In the months to come, Tevlin will be featured on two episodes of "Mr. D," and will also be appearing on a Family Channel show. Her mother said she'd also been contacted by a Hollywood casting director, who expressed an interest in having the teen audition for a movie.
With a report from CTV Toronto's Janice Golding

Saturday, December 26, 2015

How We Talk to Kids about Disability, By Elizabeth Wampler

published from Disability.gov. By Guest Blogger Elizabeth Wampler, Stephen J. Wampler Foundation

In the way that some people are dog people, I am a baby and little people person. I adore the innocents, the new-ish little bitties who are pure and emerging and pre-filter. I am talking about the group, who, when they ask questions, have the power to mortify. They’re lightning-fast, too, and although super small, can dumbfound big people without real effort.

I have been that cringing parent and listened, unable to fly through the air to cup my child’s mouth before she was able to ask the nice lady why her teeth were yellow. Oh, the pre-filter days.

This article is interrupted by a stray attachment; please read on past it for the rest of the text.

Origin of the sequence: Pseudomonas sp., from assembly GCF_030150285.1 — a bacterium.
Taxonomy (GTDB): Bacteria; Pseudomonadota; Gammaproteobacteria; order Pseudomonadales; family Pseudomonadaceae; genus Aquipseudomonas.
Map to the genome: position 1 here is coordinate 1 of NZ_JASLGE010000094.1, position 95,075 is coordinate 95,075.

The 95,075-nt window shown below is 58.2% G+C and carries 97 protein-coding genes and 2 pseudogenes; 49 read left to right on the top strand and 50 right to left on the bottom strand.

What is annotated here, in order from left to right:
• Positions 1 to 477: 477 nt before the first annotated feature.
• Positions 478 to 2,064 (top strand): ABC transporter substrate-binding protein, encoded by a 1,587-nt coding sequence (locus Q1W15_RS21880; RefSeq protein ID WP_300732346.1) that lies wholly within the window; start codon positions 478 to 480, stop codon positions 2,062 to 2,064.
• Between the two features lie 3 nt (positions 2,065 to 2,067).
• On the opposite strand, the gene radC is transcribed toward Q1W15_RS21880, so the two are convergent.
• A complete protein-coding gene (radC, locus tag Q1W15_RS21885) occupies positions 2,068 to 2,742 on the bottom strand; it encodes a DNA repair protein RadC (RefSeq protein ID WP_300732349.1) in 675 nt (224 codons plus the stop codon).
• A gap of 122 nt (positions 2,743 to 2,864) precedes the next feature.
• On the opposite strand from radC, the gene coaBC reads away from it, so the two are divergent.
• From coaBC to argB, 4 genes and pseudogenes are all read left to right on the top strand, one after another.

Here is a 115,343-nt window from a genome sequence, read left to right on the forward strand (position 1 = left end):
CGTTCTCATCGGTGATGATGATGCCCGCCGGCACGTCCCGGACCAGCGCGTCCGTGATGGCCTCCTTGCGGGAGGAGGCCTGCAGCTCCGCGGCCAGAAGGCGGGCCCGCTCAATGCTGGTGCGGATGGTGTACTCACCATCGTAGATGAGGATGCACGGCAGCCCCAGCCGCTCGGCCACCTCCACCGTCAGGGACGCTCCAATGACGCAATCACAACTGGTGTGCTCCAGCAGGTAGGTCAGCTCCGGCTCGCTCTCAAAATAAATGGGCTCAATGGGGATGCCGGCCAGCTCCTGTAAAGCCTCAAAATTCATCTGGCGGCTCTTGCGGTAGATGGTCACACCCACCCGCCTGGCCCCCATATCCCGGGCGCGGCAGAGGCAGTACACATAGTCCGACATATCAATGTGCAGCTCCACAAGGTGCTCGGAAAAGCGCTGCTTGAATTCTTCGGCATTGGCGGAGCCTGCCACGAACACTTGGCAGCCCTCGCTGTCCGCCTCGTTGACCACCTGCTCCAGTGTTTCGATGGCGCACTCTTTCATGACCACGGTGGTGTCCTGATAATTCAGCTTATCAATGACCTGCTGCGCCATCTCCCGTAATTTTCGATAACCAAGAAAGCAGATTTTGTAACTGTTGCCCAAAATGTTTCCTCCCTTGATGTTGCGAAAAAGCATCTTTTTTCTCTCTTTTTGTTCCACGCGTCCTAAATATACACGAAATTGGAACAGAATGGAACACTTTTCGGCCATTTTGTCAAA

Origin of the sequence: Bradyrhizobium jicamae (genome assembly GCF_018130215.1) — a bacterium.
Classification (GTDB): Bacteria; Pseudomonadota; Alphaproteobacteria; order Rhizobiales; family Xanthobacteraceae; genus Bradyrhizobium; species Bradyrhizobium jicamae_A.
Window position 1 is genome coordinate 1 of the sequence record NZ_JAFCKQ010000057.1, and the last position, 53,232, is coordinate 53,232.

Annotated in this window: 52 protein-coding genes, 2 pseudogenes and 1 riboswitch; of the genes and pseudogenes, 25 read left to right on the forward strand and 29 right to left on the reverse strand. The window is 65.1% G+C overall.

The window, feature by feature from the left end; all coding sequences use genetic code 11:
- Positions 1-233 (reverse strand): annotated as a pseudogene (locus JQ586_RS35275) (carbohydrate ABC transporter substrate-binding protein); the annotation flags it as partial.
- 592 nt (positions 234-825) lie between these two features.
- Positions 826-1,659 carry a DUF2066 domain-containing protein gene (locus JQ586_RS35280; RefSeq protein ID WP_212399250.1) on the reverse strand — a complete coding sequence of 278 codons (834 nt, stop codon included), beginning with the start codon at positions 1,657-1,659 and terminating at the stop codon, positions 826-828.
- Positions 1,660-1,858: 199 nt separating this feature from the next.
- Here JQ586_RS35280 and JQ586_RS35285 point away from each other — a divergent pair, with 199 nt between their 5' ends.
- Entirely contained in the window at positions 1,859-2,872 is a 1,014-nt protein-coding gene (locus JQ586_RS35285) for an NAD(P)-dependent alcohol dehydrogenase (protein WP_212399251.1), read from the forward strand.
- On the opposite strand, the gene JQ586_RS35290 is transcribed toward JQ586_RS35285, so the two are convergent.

These days, when we are out and about and we see a child fast-tracking it our way, his worried, “what’s-he-going-to-say?” parent in tow, Stephen and I have a standing plan.

Our rule is that, as the kid heads toward Steve, questions forming, I try to connect the parent so that:
  • He/she knows it is ok to ask anything; and
  • That the parent knows we want to encourage that child to ask.
We feel this way for so many reasons. If the kid has a great first experience when they are young, they are much more likely to have a second and third, etc.

In contrast, we know people with disabilities who have different ideas about interactions with others (not judging, just comparing tactics).

For this guy, the hypothetical person in the above paragraph, if a child were to approach him and ask, “what’s wrong with you,” this person gets mad, and answers, “why don’t you ask what’s right with me?!”

What we have found happens in that scenario, however, is that the parent will then coach the child to NEVER approach a person in a wheelchair again. The child and parent feel scolded, and will likely never replicate that experience again.

Right or wrong, we like our way of doing it, and have loved the interactions and sometimes repeated, welcomed visits as well as additional questions and chats with both parents and kids.

We want them to come back! We want them to get to know us better! (Except for Mrs. Yellow Teeth, as I imagine she might still be a little bitter.)

About the Guest Blogger

Elizabeth Wampler is the mother of two teenagers, wife of Steve Wampler who has cerebral palsy, and is a disability advocate. Together with Steve, they are raising their children, running the Wampler Foundation that they founded together and live in San Diego, Calif.